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Embrace Biophilia at This New Manhattan Hotel

I’m checking out The Assemblage John Street, a brand new coliving, coworking, and biophilic-designed property (using natural materials, vegetation, lighting and other natural features) in New York City’s Financial District.

 

It’s about 5:45pm and I’m waiting for an the elevator after touring a 12th floor king studio apartment hotel room. When the stainless steel doors of the elevator part, I’m greeted by a guest of the hotel and as I go to press my floor number I see it is already lit. Floor 3. My man-bunned elevator friend and I are both traveling to the same floor.

 

Since it is New York City and we are in an elevator, we experience that awkward moment of silence after saying hello and we soon cascade into a silence of avoided eye contact. Typically, these moments of “do we make small talk or remain silent?” are soundtracked by elevator music of corny do-do-do-da-dahs and minimalist percussion; a few groovy yet mundane guitar riffs here and there if you’re lucky. But not in The Assemblage John Street. The Assemblage is hip, trendy, luxurious, and highly curated.

 

Bumping in the elevator is music that I can only describe as a Tycho sunrise set from Burning Man. It’s minimal, it’s deep house, it has international as well as intergalactic elements, and as my new elevator friend and I are transported nine floors lower I descend in my mind to the playa of Black Rock City, just as the sun is beginning to rise over the hazy desert horizon after a long and strange night.

 

“It’s so,” I say to my elevator friend pointing to the elevator speakers, “…Burning Man?”

 

My man-bunned acquaintance laughs, “Dude,” he says, “this whole hotel is Burning Man.”

 

 

There is some truth to Man Bun’s words. From the ayurvedic restaurant, intention-setting fountain at the front desk, living plant art on the walls, bountiful yoga classes, and massive gong by the front door, there is certainly an emphasis on wellness, unplugging, spirituality, and nature. It’s Burning Man without the desert, camping or wild revelry. There is no bar in the hotel, but there is a focus on making connections, friendships, and creative collaborations with strangers on the floor pillows of the coworking space. From a section of The Assemblage’s “about” section: “John Street offers a friendly, open-minded place of convergence and growth for those at the frontier of social change, self-exploration, and discovery.”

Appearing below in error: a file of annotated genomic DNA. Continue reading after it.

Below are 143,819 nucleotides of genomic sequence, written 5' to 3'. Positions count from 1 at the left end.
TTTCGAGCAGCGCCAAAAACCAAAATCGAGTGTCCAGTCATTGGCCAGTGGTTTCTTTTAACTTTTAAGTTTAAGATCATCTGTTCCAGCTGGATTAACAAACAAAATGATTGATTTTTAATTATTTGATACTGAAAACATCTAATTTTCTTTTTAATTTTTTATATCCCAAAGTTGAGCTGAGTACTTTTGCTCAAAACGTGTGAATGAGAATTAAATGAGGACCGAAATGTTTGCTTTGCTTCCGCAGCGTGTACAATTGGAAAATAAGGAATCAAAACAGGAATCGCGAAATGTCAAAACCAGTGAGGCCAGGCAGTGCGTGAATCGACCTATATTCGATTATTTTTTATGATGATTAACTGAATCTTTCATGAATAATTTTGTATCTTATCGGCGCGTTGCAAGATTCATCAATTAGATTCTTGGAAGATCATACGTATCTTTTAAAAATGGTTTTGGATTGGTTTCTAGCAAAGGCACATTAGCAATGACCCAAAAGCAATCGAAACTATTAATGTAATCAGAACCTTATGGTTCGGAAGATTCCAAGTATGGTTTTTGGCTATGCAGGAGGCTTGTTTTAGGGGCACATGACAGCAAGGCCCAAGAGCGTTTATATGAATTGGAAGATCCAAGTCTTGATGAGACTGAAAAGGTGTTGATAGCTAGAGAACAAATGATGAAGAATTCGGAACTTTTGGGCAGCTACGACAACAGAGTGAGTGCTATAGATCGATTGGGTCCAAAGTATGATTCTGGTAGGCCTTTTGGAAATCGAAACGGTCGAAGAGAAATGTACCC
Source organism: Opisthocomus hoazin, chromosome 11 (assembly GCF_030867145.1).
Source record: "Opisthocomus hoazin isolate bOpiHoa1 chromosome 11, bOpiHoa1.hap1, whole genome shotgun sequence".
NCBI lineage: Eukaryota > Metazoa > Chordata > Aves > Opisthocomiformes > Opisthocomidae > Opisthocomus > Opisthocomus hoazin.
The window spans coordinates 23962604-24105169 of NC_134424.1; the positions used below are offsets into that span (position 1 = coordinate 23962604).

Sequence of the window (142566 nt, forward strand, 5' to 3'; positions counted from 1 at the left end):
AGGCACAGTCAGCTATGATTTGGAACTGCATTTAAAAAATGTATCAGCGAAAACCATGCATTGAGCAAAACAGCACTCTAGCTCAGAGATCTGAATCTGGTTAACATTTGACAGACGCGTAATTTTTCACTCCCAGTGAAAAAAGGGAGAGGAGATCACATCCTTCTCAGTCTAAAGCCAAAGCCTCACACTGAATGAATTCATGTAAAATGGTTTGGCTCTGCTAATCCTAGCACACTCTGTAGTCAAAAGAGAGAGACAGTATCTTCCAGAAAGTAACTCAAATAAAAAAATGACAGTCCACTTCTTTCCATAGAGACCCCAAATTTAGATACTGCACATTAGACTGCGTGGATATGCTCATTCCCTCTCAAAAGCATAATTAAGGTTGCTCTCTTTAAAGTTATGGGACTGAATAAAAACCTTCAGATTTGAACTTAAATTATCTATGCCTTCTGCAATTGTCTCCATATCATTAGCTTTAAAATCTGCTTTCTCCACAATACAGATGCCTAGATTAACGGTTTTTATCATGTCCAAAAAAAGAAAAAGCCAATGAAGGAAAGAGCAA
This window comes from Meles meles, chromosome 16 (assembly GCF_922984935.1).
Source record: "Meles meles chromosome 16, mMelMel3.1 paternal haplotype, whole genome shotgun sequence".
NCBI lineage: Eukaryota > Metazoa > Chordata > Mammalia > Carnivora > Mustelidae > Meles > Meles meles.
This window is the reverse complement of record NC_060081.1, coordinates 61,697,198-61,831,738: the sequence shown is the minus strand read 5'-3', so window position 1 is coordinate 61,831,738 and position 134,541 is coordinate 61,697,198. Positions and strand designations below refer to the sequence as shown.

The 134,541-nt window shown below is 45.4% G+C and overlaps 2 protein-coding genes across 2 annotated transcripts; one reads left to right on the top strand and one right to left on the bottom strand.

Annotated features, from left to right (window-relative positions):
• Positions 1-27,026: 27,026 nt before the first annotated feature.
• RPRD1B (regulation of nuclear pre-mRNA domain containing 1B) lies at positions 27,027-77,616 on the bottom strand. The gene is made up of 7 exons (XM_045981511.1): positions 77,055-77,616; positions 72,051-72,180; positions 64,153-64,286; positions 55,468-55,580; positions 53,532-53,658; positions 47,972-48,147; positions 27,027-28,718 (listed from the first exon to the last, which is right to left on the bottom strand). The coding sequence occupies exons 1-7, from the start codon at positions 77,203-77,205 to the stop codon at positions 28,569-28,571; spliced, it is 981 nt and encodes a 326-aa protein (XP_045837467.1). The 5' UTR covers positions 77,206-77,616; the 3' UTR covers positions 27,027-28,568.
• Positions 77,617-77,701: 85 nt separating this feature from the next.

I ask my elevator friend a second question before we approach our stop. “Are you going to the sound healing meditation class, too?”

 

“Of course, man,” he says with a smile that is not only as wide as a New York City avenue, but also the breadth of the Mojave desert.

 

 

The Assemblage John Street is the second and largest project for the brand. Located 2.5 miles (and only a few subway stops) from the John Street location is the brand’s first property, The Assemblage NoMad, a 12-floor co-working space (starting at $200 per month) complete with hundreds of communal hot desks and private offices, four meditation rooms, a restaurant, and a tranquil rooftop garden. Also part of The Assemblage family is The Sanctuary, a nature retreat 2 hours outside of the city designed around “reconnecting with nature,” with workshops in “self discovery” and retreats for specific groups, like June’s all women weekend.

 

With the success of NoMad as a popular coworking and lifestyle space in New York City,  The Assemblage John Street opened this past spring to offer an extended experience to overnight guests and short term visitors of Manhattan. The concept comes from an emerging need for short term rentals in large cities and takes its place somewhere between the international SoHo House and NYC-based WeWork, who just launched their newest hotel, WeLive.